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Economy in Brief

French IP Bounced Back and Is on the Road to Repair
by Robert Brusca  December 3, 2021

French IP is up by only 0.1% over 12 months, a rather disappointing result. However, the graph shows that the PMI value for France has been extremely high. The PMI boomed as IP itself rose year-over-year by nearly 50%! But then as IP cooled and as year-on-year growth withered to a negative result, the manufacturing PMI gave back some ground but continued with readings above 50 showing ongoing expansion. In the last several months as year-on-year IP has floundered, the MFG PMI has strengthened. Maybe the message from the manufacturing PMI is that manufacturing is stirring again despite its year-on-year weakness.

That notion is corroborated by the sequential growth rates for manufacturing IP. The tiny 0.1% 12-month gain in growth gives way to a pace of 2.6% over six months and to a further step up to a pace of 3.4% over three months. The production process is still less than smooth as August IP rose by 1%, September IP fell by 1.6%, and October IP was up by 0.9%. But those are the relevant of economic data, with weather, Covid and supply issues combined with transportations problems all mixing-together to play a role in the output process.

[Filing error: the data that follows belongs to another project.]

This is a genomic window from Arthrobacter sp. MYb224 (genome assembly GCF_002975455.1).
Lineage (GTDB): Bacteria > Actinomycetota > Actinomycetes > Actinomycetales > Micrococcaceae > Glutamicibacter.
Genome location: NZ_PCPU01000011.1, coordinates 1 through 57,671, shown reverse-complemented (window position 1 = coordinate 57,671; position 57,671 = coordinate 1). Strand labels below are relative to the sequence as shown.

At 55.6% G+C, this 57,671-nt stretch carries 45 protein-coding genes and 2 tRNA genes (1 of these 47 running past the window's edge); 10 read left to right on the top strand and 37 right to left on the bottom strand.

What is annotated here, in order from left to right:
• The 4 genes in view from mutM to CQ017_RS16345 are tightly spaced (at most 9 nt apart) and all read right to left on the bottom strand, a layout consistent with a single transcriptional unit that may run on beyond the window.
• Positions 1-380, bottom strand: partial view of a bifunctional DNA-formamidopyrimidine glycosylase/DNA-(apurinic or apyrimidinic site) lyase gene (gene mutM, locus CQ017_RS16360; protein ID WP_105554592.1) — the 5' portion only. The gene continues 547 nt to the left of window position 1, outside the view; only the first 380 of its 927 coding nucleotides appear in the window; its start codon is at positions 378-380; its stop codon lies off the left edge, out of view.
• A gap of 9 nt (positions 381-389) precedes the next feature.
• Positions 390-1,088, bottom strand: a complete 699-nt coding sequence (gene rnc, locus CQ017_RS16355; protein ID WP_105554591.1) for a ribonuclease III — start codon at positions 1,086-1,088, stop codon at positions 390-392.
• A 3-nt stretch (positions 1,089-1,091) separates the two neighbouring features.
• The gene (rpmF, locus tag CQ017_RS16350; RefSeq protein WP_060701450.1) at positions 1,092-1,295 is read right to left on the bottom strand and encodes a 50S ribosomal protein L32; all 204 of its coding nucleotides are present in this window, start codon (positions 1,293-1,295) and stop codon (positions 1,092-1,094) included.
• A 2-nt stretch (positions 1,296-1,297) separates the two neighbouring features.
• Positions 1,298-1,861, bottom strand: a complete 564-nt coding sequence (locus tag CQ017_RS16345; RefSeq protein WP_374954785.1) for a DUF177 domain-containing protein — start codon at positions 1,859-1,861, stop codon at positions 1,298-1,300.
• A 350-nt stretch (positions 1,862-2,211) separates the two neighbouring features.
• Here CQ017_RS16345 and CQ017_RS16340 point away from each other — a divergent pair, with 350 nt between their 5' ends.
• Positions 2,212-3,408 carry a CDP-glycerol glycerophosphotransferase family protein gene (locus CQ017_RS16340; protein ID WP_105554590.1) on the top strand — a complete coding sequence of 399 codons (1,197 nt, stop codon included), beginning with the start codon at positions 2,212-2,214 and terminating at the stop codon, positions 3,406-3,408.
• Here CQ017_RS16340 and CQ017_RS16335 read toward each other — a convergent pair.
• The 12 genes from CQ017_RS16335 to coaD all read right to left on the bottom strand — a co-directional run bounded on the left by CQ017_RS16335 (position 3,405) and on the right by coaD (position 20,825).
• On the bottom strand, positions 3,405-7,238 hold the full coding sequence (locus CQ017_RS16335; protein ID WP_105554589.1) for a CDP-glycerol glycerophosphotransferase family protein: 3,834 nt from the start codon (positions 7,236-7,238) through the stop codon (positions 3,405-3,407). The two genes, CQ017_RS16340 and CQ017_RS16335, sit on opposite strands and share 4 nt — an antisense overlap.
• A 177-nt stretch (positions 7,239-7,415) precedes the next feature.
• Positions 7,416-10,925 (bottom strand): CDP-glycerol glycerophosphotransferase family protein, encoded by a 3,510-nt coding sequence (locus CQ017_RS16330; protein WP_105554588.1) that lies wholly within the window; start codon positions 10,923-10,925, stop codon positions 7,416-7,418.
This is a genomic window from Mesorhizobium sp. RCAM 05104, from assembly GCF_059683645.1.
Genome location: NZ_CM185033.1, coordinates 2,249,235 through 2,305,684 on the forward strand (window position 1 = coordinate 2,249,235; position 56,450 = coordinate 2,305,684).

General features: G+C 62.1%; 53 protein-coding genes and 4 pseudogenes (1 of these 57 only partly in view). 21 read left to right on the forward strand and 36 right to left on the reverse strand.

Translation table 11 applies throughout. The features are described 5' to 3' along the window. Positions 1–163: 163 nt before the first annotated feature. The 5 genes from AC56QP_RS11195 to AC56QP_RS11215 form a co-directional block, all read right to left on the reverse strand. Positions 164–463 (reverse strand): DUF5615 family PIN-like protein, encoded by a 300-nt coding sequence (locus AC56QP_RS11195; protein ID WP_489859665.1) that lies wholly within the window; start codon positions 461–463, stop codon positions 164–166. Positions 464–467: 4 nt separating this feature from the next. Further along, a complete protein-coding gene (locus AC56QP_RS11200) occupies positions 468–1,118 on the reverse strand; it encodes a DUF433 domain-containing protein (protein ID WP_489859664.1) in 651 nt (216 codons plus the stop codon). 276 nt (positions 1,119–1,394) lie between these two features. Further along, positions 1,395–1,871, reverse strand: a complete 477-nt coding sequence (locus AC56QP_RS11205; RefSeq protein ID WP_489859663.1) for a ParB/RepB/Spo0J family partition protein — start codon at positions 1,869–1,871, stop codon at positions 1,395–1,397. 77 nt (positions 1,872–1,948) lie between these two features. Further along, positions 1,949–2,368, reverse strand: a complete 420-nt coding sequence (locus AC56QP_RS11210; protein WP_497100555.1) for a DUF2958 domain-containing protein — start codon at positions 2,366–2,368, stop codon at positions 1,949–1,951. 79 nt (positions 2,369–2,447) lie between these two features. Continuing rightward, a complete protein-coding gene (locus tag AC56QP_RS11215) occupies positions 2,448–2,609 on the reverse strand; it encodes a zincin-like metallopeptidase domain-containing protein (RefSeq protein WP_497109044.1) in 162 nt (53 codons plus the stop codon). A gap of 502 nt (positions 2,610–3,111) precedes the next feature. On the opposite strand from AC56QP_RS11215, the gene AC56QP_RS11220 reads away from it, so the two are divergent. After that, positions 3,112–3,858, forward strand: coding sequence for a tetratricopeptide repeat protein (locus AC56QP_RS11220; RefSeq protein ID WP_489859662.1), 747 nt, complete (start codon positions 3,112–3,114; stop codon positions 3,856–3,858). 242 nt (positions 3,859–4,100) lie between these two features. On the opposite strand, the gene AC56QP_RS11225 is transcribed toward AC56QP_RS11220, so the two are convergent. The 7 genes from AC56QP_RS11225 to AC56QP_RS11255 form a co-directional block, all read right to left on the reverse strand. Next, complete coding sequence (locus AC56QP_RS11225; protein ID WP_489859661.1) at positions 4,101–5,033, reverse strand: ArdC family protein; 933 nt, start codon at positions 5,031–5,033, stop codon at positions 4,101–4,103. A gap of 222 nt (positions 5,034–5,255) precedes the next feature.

In terms of driving the steady progression of output higher, the backbone of that effort is from capital goods where output falls by 1% over 12 months then advances at a 1.7% pace over six months then accelerates to a 3% pace over three months.

Intermediate goods show roughly steady growth with 12-month and three-month growth both at 1.4% with a weakening over six months.

Consumer goods shows the output of consumer durables working irregularly to higher growth rates with growth over 12 months of 4.1% then accelerating sharply over six months to 8.3% and settling to a lower growth rate of 5.8% over three months, a pace that is still higher than its 12-month pace. Consumer nondurable goods output is flat over 12 months; it rises to a pace of 5.6% over six months then slips and contracts at a 1.8% pace over three months.

One interesting trend is that even with the ongoing chip shortage, the output of automobiles in France has been steadily improving from a decline of 29.9% over 12 months to a decline at a 19% pace over six months to an advance at a 2.1% pace over three months.

The overall French trends are clear; but they are not fully supported by all the component sectors. And in the quarter-to-date, we see that unevenness at work again. Early in Q4 (October) aggregate output is rising by only a 1% annualized rate. Consumer durable goods output is up at a 3.1% annual rate, consumer nondurable goods are falling at a 2.7% annual rate while capital goods output continues to perform and expand at a 3.3% annual rate. Intermediate goods output continues to cruise along posting a 1.7% growth pace. However, in the new quarter, auto output is falling at a 29.1% annual rate. Now these are only quarter-to-date trends and since it is early in the quarter, they still can change a lot.

As always, the trends are subject to outside influence either from supply disruptions or Covid issues. The Omicron variant is the newest worry and thus far we know little about it. It’s a risk and that may mean a large one or a small one.

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